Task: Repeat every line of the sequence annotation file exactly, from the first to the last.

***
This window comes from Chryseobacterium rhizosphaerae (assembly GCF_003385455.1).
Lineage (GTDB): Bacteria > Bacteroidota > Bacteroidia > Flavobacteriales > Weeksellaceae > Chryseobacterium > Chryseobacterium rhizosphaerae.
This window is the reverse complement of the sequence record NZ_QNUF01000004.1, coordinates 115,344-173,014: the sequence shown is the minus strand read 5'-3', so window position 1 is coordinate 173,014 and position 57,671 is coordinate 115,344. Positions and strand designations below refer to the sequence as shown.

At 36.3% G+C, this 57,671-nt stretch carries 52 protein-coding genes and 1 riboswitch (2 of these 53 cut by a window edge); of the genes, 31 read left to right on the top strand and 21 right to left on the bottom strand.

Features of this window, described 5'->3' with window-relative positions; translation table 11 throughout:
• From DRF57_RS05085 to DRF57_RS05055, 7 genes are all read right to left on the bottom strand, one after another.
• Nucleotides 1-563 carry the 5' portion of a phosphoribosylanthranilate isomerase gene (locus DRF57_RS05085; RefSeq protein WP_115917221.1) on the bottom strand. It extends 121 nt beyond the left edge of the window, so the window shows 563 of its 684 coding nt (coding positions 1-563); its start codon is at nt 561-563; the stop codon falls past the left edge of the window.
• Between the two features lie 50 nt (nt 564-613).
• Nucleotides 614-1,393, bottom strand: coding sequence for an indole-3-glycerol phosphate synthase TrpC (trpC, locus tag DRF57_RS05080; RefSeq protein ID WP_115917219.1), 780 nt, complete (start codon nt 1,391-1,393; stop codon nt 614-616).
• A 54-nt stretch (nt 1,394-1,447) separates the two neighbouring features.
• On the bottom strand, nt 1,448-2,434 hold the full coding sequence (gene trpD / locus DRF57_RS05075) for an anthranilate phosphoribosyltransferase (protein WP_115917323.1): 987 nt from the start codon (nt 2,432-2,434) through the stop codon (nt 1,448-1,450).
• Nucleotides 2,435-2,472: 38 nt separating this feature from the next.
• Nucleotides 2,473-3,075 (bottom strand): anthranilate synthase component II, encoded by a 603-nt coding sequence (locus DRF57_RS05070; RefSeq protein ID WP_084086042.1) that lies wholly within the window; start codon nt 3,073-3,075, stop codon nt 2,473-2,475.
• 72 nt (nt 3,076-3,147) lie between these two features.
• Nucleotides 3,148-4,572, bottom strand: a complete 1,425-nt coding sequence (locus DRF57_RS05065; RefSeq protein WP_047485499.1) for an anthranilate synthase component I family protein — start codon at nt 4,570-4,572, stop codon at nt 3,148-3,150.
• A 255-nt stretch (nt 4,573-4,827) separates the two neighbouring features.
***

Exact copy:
This window comes from Chryseobacterium rhizosphaerae (assembly GCF_003385455.1).
Lineage (GTDB): Bacteria > Bacteroidota > Bacteroidia > Flavobacteriales > Weeksellaceae > Chryseobacterium > Chryseobacterium rhizosphaerae.
This window is the reverse complement of the sequence record NZ_QNUF01000004.1, coordinates 115,344-173,014: the sequence shown is the minus strand read 5'-3', so window position 1 is coordinate 173,014 and position 57,671 is coordinate 115,344. Positions and strand designations below refer to the sequence as shown.

At 36.3% G+C, this 57,671-nt stretch carries 52 protein-coding genes and 1 riboswitch (2 of these 53 cut by a window edge); of the genes, 31 read left to right on the top strand and 21 right to left on the bottom strand.

Features of this window, described 5'->3' with window-relative positions; translation table 11 throughout:
• From DRF57_RS05085 to DRF57_RS05055, 7 genes are all read right to left on the bottom strand, one after another.
• Nucleotides 1-563 carry the 5' portion of a phosphoribosylanthranilate isomerase gene (locus DRF57_RS05085; RefSeq protein WP_115917221.1) on the bottom strand. It extends 121 nt beyond the left edge of the window, so the window shows 563 of its 684 coding nt (coding positions 1-563); its start codon is at nt 561-563; the stop codon falls past the left edge of the window.
• Between the two features lie 50 nt (nt 564-613).
• Nucleotides 614-1,393, bottom strand: coding sequence for an indole-3-glycerol phosphate synthase TrpC (trpC, locus tag DRF57_RS05080; RefSeq protein ID WP_115917219.1), 780 nt, complete (start codon nt 1,391-1,393; stop codon nt 614-616).
• A 54-nt stretch (nt 1,394-1,447) separates the two neighbouring features.
• On the bottom strand, nt 1,448-2,434 hold the full coding sequence (gene trpD / locus DRF57_RS05075) for an anthranilate phosphoribosyltransferase (protein WP_115917323.1): 987 nt from the start codon (nt 2,432-2,434) through the stop codon (nt 1,448-1,450).
• Nucleotides 2,435-2,472: 38 nt separating this feature from the next.
• Nucleotides 2,473-3,075 (bottom strand): anthranilate synthase component II, encoded by a 603-nt coding sequence (locus DRF57_RS05070; RefSeq protein ID WP_084086042.1) that lies wholly within the window; start codon nt 3,073-3,075, stop codon nt 2,473-2,475.
• 72 nt (nt 3,076-3,147) lie between these two features.
• Nucleotides 3,148-4,572, bottom strand: a complete 1,425-nt coding sequence (locus DRF57_RS05065; RefSeq protein WP_047485499.1) for an anthranilate synthase component I family protein — start codon at nt 4,570-4,572, stop codon at nt 3,148-3,150.
• A 255-nt stretch (nt 4,573-4,827) separates the two neighbouring features.